Facebook is already behind midterms, Critics say. 

In a Facebook ad, Republican congressional candidate Joe Kent claimed "rampant voter fraud" in the 2020 election, a misinformation problem that Facebook has attempted to address.

The ad, which ran in mid-May as part of a campaign to win Washington state's third district by a former president Donald Trump-endorsed candidate, was one of dozens by the campaign that went undetected by Facebook's system.

That system was created to eliminate misleading claims that the election results were skewed. It's an example of the kind of misinformation that's already being tested on Facebook ahead of the midterm elections.

According to researchers, human rights advocates, and some former employees, Facebook should tighten its policies to prevent election-related misinformation from spreading.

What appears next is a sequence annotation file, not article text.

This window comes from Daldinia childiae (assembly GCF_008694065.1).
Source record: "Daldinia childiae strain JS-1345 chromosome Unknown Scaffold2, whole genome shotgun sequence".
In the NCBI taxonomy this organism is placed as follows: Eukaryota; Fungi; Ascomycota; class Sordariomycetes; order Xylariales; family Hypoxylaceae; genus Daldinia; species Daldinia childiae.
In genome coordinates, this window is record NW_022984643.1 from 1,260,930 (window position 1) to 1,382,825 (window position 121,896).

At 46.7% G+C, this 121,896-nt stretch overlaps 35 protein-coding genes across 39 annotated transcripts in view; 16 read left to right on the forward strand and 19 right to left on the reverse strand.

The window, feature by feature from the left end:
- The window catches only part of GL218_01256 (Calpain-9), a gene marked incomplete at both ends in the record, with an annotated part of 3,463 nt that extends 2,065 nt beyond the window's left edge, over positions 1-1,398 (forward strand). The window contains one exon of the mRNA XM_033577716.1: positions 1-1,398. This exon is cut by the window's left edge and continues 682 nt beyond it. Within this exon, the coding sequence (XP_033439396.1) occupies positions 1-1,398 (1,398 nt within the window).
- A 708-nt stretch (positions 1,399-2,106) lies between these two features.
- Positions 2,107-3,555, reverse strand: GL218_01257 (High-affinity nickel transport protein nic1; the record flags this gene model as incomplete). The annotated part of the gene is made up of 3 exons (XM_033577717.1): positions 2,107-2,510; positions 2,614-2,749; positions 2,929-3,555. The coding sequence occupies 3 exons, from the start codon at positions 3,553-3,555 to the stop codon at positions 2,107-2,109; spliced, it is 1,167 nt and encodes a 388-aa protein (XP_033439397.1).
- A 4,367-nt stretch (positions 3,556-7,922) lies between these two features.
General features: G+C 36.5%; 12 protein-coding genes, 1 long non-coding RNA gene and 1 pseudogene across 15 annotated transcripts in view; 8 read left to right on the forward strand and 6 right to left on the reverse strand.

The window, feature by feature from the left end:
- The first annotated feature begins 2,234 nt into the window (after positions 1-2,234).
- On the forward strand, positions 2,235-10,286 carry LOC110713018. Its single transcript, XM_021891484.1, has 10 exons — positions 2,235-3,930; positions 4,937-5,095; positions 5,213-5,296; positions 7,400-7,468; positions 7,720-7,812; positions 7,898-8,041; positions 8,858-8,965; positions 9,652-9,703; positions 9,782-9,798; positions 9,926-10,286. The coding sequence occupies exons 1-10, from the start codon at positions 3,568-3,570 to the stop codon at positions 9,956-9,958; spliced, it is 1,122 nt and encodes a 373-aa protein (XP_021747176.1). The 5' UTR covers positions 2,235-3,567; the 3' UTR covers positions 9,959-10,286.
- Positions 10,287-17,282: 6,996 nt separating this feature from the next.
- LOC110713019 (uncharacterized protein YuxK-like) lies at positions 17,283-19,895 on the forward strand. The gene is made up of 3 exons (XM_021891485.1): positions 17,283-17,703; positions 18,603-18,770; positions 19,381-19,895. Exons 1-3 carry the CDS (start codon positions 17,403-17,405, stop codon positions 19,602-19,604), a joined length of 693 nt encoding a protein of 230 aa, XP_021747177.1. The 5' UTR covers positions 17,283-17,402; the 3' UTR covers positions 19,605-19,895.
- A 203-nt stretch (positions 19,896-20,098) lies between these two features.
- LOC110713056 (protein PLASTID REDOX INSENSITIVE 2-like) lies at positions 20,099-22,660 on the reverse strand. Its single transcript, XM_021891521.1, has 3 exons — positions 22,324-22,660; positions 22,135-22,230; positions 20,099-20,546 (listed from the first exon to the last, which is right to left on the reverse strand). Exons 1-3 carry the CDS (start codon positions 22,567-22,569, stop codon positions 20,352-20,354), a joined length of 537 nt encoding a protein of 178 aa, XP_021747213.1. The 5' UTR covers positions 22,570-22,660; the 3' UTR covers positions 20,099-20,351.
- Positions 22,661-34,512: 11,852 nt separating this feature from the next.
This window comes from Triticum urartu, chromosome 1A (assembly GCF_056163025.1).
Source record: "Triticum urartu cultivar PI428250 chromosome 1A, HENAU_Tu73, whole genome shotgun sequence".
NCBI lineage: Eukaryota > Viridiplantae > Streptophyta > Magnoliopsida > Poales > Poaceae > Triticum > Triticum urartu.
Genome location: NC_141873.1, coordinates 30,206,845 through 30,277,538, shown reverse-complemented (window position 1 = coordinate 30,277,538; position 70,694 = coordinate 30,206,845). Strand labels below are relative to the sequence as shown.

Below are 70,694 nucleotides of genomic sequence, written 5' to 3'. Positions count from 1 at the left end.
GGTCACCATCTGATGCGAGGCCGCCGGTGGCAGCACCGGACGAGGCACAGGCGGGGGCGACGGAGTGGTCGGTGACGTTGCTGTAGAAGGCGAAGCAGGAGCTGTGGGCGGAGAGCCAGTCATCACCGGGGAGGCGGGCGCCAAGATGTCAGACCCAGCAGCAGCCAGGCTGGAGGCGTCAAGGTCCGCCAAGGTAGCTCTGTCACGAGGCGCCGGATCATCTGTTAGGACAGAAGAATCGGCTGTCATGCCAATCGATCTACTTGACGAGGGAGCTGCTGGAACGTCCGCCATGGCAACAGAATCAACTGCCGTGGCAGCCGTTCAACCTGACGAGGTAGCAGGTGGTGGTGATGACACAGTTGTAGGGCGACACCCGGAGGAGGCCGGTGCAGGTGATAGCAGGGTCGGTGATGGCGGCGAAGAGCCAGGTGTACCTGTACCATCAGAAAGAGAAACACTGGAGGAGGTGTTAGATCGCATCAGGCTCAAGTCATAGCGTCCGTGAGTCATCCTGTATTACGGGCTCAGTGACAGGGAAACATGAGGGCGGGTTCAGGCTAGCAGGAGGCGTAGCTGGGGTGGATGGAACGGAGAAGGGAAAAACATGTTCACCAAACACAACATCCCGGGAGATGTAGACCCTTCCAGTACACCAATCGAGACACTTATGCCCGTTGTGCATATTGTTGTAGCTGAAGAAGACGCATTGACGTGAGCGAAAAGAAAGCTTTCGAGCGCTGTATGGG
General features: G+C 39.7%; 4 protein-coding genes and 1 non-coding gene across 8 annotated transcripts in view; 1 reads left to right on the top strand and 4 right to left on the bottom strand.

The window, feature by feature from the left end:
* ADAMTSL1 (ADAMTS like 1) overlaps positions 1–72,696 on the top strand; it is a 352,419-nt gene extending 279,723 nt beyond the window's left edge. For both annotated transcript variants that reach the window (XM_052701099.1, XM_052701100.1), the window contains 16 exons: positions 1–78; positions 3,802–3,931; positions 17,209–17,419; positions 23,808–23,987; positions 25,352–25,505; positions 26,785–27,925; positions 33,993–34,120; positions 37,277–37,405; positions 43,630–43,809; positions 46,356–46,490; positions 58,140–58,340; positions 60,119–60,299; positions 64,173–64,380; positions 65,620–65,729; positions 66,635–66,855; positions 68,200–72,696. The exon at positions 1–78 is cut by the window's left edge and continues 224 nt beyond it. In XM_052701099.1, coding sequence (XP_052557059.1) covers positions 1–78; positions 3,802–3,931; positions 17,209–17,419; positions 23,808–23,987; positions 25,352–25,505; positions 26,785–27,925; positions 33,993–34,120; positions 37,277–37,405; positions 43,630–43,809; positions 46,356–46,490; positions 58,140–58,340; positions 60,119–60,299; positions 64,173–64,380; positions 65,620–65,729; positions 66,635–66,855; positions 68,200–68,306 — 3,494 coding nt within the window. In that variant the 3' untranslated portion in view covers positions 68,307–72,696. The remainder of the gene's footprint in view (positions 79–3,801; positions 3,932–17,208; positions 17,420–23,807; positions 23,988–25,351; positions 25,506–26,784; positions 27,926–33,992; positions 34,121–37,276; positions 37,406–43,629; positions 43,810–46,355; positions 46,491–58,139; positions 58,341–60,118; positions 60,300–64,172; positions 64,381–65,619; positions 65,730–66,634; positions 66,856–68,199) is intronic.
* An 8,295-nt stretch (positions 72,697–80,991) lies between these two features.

The primaries are already well underway, and Trump urged at least one candidate to declare victory before the results were known on Wednesday.

Facebook, like many other social media platforms, is continually changing and updating policy as it learns how its platform has been abused, with the goal of resolving issues in time for the next election.

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